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  • Article

    Kiss of Death

    Larry Kramer is perhaps best known as a pugnacious sort who regularly vilifies the editors of the New York Times and intimidates genteel talk-show hosts like Charlie Rose. In 1985, though, the gay activist and co-founder of ACT-UP (the AIDS Coalition...

    by Jim Lillie on August 12, 1999
  • Article

    Real to Real

    The Singer Gallery's mid-summer offering, the absolutely fabulous John DeAndrea: Fragments, provides local viewers a rare opportunity to see the work of one of the greatest artists in Colorado, ever. DeAndrea was born in Denver in 1941 and raise...

    by Michael Paglia on August 5, 1999
  • Article

    Bard Games

    The rising tide of William Shakespeare's popularity reached its high-water mark recently with the hit movie Shakespeare in Love, a delightful tale that reshaped the Bard's image from that of a paunchy though brilliant literary lion to one of a hot-bl...

    by Jim Lillie on August 5, 1999
  • Article

    Flash Point

    The Spark Gallery has reached a milestone: It has two decades' worth of history under its belt. To mark this momentous event, the current members of the city's oldest extant art cooperative invited back its founders, none of whom are still involved w...

    by Michael Paglia on July 29, 1999
  • Article

    They Feel Pretty

    Although it's been more than forty years since West Side Story opened on Broadway, the landmark musical still has the power to transport theatergoers to unparalleled heights. Its combination of soaring melodies and frenetic dance sequences makes Leon...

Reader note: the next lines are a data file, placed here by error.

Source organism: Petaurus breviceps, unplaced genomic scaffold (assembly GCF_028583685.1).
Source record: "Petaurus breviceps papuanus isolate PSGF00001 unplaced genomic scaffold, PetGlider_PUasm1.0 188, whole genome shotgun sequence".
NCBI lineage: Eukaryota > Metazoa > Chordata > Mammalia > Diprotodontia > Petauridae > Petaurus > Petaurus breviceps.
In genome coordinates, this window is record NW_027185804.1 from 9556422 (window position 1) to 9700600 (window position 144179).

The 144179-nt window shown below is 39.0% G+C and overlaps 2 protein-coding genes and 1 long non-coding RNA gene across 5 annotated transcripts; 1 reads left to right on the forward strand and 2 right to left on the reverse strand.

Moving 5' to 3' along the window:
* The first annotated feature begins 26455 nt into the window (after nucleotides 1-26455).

by Jim Lillie on July 29, 1999
  • Article

    Poetic License

    The ever-malleable topics of love, artistic creation and the end of the world are tempered by various forms of poetic justice in Summerplay, The Changing Scene's annual festival of new works written and performed by artists with a Colorado connection...

    by Jim Lillie on July 29, 1999
  • Article

    Coming of Age

    The Denver Art Museum has gotten good at attracting crowds. The blockbuster Toulouse-Lautrec, which just closed, brought in more than 100,000 visitors. And last year, the Berger Collection had similar success with a comparable attendance. Thousands o...

    by Michael Paglia on July 22, 1999
  • Article

    Give My Regards

    These days, musical blockbusters are marked by their star-studded casts, syrupy storylines and truckloads of extravagant scenery. That's why a fifty-year-old ensemble piece like Kurt Weill's Street Scene seems destined to remain mothballed under...

    by Jim Lillie on July 22, 1999
  • Article

    Step Right Up

    Unlike their previous efforts, which have blurred the boundaries between the disabled and the rest of society, the Physically Handicapped Amateur Musical Actors League's latest endeavor emphasizes those differences to the point of utterly transcendin...

    by Jim Lillie on July 15, 1999
  • Article

    The Mouse That Roars

    Consistently mixing amateur fervor with professional polish, the Central City Opera has long championed traditions that are as practical as they are sentimental. This summer marks the return of a trio of former apprentices, who have since performed w...

    by Jim Lillie on July 15, 1999
  • Article